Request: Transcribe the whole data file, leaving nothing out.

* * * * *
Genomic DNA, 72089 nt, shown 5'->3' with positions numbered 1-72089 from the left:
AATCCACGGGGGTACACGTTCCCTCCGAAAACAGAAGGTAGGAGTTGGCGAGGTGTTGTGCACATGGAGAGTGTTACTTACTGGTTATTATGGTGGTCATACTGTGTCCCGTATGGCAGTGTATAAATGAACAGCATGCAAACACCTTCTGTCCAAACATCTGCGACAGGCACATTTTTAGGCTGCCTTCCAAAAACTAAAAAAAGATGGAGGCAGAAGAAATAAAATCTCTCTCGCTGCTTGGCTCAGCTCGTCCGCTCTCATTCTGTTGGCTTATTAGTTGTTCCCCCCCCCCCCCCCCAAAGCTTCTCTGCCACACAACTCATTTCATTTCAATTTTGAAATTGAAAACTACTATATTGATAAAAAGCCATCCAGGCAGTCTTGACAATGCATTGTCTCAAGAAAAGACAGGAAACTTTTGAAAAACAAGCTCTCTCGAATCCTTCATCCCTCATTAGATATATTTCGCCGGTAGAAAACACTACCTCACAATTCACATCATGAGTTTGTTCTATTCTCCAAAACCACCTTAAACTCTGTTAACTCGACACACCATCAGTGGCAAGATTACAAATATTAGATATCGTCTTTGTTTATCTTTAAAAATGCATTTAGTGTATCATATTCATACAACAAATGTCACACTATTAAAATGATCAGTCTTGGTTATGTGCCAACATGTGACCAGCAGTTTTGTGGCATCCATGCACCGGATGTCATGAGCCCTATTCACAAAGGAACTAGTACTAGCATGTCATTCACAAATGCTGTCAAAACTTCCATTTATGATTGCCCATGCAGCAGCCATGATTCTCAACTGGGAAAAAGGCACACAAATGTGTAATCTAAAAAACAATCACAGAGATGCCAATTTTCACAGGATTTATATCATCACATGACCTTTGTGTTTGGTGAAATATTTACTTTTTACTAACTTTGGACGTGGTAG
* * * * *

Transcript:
Genomic DNA, 72089 nt, shown 5'->3' with positions numbered 1-72089 from the left:
AATCCACGGGGGTACACGTTCCCTCCGAAAACAGAAGGTAGGAGTTGGCGAGGTGTTGTGCACATGGAGAGTGTTACTTACTGGTTATTATGGTGGTCATACTGTGTCCCGTATGGCAGTGTATAAATGAACAGCATGCAAACACCTTCTGTCCAAACATCTGCGACAGGCACATTTTTAGGCTGCCTTCCAAAAACTAAAAAAAGATGGAGGCAGAAGAAATAAAATCTCTCTCGCTGCTTGGCTCAGCTCGTCCGCTCTCATTCTGTTGGCTTATTAGTTGTTCCCCCCCCCCCCCCCCAAAGCTTCTCTGCCACACAACTCATTTCATTTCAATTTTGAAATTGAAAACTACTATATTGATAAAAAGCCATCCAGGCAGTCTTGACAATGCATTGTCTCAAGAAAAGACAGGAAACTTTTGAAAAACAAGCTCTCTCGAATCCTTCATCCCTCATTAGATATATTTCGCCGGTAGAAAACACTACCTCACAATTCACATCATGAGTTTGTTCTATTCTCCAAAACCACCTTAAACTCTGTTAACTCGACACACCATCAGTGGCAAGATTACAAATATTAGATATCGTCTTTGTTTATCTTTAAAAATGCATTTAGTGTATCATATTCATACAACAAATGTCACACTATTAAAATGATCAGTCTTGGTTATGTGCCAACATGTGACCAGCAGTTTTGTGGCATCCATGCACCGGATGTCATGAGCCCTATTCACAAAGGAACTAGTACTAGCATGTCATTCACAAATGCTGTCAAAACTTCCATTTATGATTGCCCATGCAGCAGCCATGATTCTCAACTGGGAAAAAGGCACACAAATGTGTAATCTAAAAAACAATCACAGAGATGCCAATTTTCACAGGATTTATATCATCACATGACCTTTGTGTTTGGTGAAATATTTACTTTTTACTAACTTTGGACGTGGTAG